The second book in Neal Asher's "Agent Cormac" series is a marked improvement over the earlier "Gridlinked", with a lot more world building and the kind of multithreaded plot lines that are the hallmarks of his books. Unfortunately, another hallmark of his work, atrocious dialogue is there as well. I'm not sure whether his word choices are intentional in that he's trying to create a "Polity" manner of speaking or if it's an excessively "proper British" English that he learned to write, but eithe ...more
Mar 22, 2015 rated it it was amazing  ·  review of another edition
Shelves: science-fiction
4.5 stars

This is, so far, the best Polity book I have read. Though it is part of the Agent Cormac series, Cormac himself is not featured as heavily as in the previous two books, but is just one of the main characters.

I feel that this is the first time Asher has a complete grip on his world and world-building as the stories of different characters (some of which we have met in Asher's previous books) converge on the planet Masada, ruled by the vicious Theocracy. The genius separatist scientist me
Michael Cummings
Mar 23, 2013 rated it really liked it  ·  review of another edition
There is a certain ineffable quality to Neal Asher's books. They are first and formost high tech, far future adventure stories. The rare scenes of an idyllic worldscape are usually shattered in moments by explosions, nanomanipulating alien technology, or the occasional AI trying to make the world a safer place. Line of Polity carries that burden well. Following shortly after the events of Gridlinked, Line of Polity continues to follow Ian Cormac, along with a small cast of characters working wit ...more
Jamie Revell
Feb 22, 2013 rated it it was amazing  ·  review of another edition
Shelves: science-fiction
I greatly enjoyed the first of Neal Asher's "Ian Cormac" books, and this, the second, is, if anything, an improvement. Cormac himself doesn't feature quite so much in this one, although he's still a major presence. But we also have a wider cast of supporting characters getting their moment in the spotlight in a plot concerning a religious dictatorship and a madman with access to planet-destroying technology. It's more explicitly military than the first novel, and manages to explore some differen ...more
Jim Mcclanahan
May 17, 2013 rated it really liked it  ·  review of another edition
The second of the Ian Cormac novels, this one was replete with much of what I have come to expect of the author, lots of action, incredibly creepy and horrifying native fauna and a thoroughly satisfying space opera. Interesting characters. As usual, one of my favorites was the old cyborg, Fethan. Nobody's fool, he played a pivotal role in much of the twists and turns of events. Much like Sniper the ancient war drone in the Spatterjay series. The villains in the piece, Skellor the "mad scientist" ...more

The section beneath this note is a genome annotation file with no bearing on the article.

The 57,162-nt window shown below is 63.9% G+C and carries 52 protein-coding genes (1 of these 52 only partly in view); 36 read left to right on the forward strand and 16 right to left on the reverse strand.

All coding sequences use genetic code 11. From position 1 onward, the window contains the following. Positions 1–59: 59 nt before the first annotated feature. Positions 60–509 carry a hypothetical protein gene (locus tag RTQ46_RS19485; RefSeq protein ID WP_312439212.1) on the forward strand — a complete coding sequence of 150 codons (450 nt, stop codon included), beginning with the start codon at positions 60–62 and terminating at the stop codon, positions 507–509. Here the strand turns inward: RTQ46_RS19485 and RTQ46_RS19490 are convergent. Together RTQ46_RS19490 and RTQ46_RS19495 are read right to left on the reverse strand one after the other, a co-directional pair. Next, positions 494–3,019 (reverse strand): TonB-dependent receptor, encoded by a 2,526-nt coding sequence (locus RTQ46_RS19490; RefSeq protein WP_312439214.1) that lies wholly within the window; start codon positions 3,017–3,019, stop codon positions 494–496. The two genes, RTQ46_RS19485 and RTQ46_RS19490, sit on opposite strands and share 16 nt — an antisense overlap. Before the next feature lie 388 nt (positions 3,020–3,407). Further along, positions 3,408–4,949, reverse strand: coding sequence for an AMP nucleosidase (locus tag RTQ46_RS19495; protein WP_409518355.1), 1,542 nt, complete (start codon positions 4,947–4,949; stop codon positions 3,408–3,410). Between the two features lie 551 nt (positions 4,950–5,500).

Gregg Kellogg
A useful follow to Gridlinked, but two-dimensional comic-bookish. I was pretty impressed with Dark Intelligence, and wanted the Polity backstory, but this just doesn't satisfy. I'll probably continue reading more, as I do find the universe interesting, and post-Iain M. Banks, it's quite enjoyable. Hopefully, later books will show Asher's growing experience better. ...more
Jun 27, 2019 rated it really liked it  ·  review of another edition
Aliens, technology, vast space ships, warfare and politics - this belongs in the guilty pleasure category for me. This is my second Asher novel I think - and while I enjoy the pacy action, multiple plot lines, impossibly cool gadgets and mind-bending extraterrestrial phenomena, it isn't quite up to Iain Banks' genius. In particular, the cast of thousands becomes very difficult to keep track of, and the technologies and concepts are sometimes introduced with little explanation or reminder. And I ...more
Karl Ljungberg
Ian Cormac is boring. He was boring in Gridlinked and he's boring now. In fact, he may very well be even more boring now than he was then. He's not even slightly relatable, way too perfect and too much of an asshole to be enjoyable in any functional way. Every time he speaks, I want to punch him. Every time he does something, I want him to fail just so I can stand over him and gloat.
Funnily enough, I think even Asher realized that cause Cormac is barely in this damn book. He disappears for huge
David Bobb
Apr 07, 2018 rated it really liked it  ·  review of another edition
Comprised of several POVs that converge over time it takes place on a world ruled by a religious faction called the theocracy where life is dirt cheap for those who are under their boot. The mysterious destruction of a space station and appearance of dragon (a massive and powerful alien entity). A galactic dreadnought battleship capable of incinerating entire planets. A villain who has merged with an ancient and vastly powerful AI. A team of mercenaries. And Ian Cormack himself.

It's a bit more
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I’ve been an engineer, barman, skip lorry driver, coalman, boat window manufacturer, contract grass cutter and builder. Now I write science fiction books, and am slowly getting over the feeling that someone is going to find me out, and can call myself a writer without wincing and ducking my head. As professions go, I prefer this one: I don’t have to clock-in, change my clothes after work, nor scru ...more

Other books in the series

Agent Cormac (5 books)
  • Gridlinked (Agent Cormac #1, Polity Universe #3)
  • Brass Man (Agent Cormac, #3)